Local Seminarians Receive Papal Blessing

Before a small group of Diocese of Orlando seminarians reached the steps of the Basilica of the National Shrine of the Immaculate Conception in Washington D.C. for the Canonization Mass of Junipero Serra a homeless man approached them. Pictured: From left to right: Ryan Saunders (Miami), Tom Pringle (Orlando), Caleb Harkleroad (Savannah), Ted Gentil (Miami) and Michael Scaramuzzo (Venice).

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Before a small group of Diocese of Orlando seminarians reached the steps of the Basilica of the National Shrine of the Immaculate Conception in Washington D.C. for the Canonization Mass of Junipero Serra a homeless man approached them. All he wanted was a conversation. The six seminarians, dressed in clerical attire, decided to take a moment and practice what the pope teaches us daily: humility.

Pictured: From left to right: Ryan Saunders (Miami), Tom Pringle (Orlando), Caleb Harkleroad (Savannah), Ted Gentil (Miami) and Michael Scaramuzzo (Venice).

“Pope Francis is authentically living the Gospel and is inviting us to do the same. All of us are called to be authentic witnesses to the love and compassion of Christ,” said seminarian Tom Pringle, St. Vincent de Paul Regional Seminary. “The Lord was giving us the opportunity to be those authentic witnesses of the Gospel. None of us hesitated to recognize the presence of Christ in this gentleman. That’s what being a Christian is all about; encountering Christ in the other.”

More than 1,000 seminarians, novices, priests, sisters and brothers from across the U.S. gathered inside the largest Roman Catholic Church in the U.S., anxiously awaiting Pope Francis’ arrival. One hundred and fifty seminarians from St. Vincent de Paul Regional Seminary and St. John Vianney College Seminary also stood among the crowd. Seminarian Ricardo Salgado from St. Vincent describes it as a reunion between families.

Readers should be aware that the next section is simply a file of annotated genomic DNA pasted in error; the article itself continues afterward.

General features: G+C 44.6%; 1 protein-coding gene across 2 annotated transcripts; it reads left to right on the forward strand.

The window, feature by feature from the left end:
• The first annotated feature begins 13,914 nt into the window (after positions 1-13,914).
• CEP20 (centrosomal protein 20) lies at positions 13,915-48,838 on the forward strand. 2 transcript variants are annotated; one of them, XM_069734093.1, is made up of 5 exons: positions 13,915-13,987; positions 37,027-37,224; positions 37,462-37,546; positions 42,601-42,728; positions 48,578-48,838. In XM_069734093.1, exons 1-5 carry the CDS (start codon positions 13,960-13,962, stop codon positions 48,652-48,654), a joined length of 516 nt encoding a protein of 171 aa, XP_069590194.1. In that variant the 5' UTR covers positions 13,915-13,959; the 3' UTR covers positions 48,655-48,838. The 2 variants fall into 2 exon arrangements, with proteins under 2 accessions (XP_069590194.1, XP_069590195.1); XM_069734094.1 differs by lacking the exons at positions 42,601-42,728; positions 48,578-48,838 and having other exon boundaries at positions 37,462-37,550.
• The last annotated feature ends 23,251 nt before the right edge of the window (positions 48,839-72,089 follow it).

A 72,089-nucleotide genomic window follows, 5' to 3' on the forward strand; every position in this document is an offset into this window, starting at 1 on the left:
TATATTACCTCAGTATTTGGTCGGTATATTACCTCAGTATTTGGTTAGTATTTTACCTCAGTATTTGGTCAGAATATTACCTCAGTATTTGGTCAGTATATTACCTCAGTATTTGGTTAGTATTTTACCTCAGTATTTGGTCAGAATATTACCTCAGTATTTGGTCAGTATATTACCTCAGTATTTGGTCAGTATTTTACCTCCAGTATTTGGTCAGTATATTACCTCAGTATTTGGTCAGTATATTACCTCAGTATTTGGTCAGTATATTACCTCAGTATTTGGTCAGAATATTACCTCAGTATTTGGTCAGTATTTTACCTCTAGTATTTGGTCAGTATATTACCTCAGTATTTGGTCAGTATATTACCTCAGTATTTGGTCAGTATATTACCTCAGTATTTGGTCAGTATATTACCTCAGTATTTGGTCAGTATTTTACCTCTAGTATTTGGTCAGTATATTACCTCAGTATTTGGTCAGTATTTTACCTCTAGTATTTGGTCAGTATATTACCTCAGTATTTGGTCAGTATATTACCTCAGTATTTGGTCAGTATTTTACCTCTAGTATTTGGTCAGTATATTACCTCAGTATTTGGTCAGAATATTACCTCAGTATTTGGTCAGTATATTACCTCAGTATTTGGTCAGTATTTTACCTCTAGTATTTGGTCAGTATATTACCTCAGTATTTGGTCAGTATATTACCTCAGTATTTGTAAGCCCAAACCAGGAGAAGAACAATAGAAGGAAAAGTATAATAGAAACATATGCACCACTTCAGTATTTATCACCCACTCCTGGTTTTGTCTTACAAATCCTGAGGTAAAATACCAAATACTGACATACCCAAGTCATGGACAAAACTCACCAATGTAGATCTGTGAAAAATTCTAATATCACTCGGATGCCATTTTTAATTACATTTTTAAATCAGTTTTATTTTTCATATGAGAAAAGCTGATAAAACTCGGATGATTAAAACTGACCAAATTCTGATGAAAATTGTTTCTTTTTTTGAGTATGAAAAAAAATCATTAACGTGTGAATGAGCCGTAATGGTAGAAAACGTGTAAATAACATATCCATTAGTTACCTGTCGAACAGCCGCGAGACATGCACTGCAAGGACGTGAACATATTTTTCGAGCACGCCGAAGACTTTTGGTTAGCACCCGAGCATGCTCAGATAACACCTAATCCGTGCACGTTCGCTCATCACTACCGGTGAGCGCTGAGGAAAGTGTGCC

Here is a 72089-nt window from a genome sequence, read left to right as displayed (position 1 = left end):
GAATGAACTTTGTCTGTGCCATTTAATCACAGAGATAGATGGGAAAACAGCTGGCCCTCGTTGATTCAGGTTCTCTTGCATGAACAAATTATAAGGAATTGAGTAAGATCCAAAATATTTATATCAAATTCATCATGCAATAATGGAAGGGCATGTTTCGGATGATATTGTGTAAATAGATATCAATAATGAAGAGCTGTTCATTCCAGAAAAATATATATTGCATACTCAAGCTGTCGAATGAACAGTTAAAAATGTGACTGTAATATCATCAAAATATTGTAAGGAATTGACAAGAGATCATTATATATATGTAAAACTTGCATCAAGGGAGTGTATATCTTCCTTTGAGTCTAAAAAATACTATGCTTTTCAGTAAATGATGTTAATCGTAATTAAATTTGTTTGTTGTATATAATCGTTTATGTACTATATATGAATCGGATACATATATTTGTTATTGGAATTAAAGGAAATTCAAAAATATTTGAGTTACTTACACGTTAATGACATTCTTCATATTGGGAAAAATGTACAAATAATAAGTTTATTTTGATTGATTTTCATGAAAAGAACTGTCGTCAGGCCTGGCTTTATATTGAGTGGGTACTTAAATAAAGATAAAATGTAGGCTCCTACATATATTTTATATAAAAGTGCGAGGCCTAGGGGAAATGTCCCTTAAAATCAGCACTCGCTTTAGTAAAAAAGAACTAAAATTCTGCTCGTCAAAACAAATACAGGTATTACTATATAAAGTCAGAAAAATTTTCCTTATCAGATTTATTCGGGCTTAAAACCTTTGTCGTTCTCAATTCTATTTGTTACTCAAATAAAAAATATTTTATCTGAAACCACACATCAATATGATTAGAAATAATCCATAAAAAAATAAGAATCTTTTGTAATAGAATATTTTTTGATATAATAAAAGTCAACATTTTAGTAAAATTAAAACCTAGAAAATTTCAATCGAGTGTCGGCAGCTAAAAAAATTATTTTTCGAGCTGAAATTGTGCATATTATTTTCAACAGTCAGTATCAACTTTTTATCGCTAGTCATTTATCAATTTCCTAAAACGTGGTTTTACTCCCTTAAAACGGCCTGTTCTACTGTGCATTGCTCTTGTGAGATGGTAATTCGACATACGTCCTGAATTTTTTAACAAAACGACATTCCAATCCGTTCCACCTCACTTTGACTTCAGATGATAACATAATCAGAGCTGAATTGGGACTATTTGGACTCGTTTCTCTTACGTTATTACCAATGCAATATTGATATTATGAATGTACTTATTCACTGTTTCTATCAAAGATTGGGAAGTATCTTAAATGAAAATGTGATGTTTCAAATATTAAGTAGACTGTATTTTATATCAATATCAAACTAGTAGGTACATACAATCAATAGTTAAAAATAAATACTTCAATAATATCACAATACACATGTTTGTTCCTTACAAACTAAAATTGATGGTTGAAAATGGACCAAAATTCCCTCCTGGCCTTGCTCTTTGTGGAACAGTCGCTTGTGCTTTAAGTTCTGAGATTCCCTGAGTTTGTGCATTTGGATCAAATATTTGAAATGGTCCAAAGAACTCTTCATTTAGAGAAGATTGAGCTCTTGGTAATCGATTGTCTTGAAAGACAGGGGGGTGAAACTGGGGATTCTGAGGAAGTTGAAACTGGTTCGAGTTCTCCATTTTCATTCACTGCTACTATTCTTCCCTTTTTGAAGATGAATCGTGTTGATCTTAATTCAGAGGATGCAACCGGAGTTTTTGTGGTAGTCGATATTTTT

“When you see all these people from across the country reunite, it is such an emotional reunion and a privilege to meet Pope Francis with my brothers and sisters in Christ,” Salgado remembers. “Seeing the crowds gathered, religious sisters with different habit styles and colors, everyone looked so beautiful. It’s also inspiring to see other young people like myself who want to make a commitment to the Church.”

With only one word, Pringle described the moment Pope Francis walked inside the basilica: electric. Salgado further described the pope’s visit as a guiding light illuminating the entire church. As the pope approached their pews, Salgado and several other seminarians chanted a rhyme in Spanish saying, “Papa Francisco bendice a tus hijos,” which means, “Pope Francis bless your children.” What happened next shocked every seminarian including Salgado.

“Pope Francis made the secret service, bishops and cardinals walking with him stop,” Salgado remembers. “He turned to face us smiling and said, ‘Do you want me to bless you?’ We went insane shouting yes! He gave us the blessing and for the rest of the Mass most of us remained shocked.”
 
The Canonization Mass made history with the canonization of a saint—Junipero Serra—on American soil. Pringle experienced canonizations in the past. On April 27, 2014, he witnessed the canonization of John Paul II and John XXIII in Rome and said both experiences were spiritually moving.

“I remember standing in Rome for the canonizations and it was this awesome moment where you can feel the Holy Spirit all around you and I got that same incredible feeling at the basilica,” said Pringle. “You can very much feel the presence of the Holy Spirit and to experience the presence of the saints and the apostles in this kind of way it was completely humbling.”

Another humbling experience the seminarians encountered is the amount of people who greeted them throughout their trip. 

“While walking through the airports, many people reached out to us with such high hopes for the future of the Church,” said Salgado. “It’s such a gift from God that I was able to not go as myself, but to have the opportunity to put on the identity of Christ, and be Christ for others in this pilgrimage.”

Regardless of age, class or religion, Pope Francis continued to be the “People’s Pope” while visiting America. He is a beacon to millions of all faiths.

“Pope Francis is that voice of reassurance for everyone,” said Pringle. “He’s that guiding light. He is showing us that no matter what happens in life, no matter what happens in society, no matter how uncertain things may appear to be, our goal is to bring Christ to others.”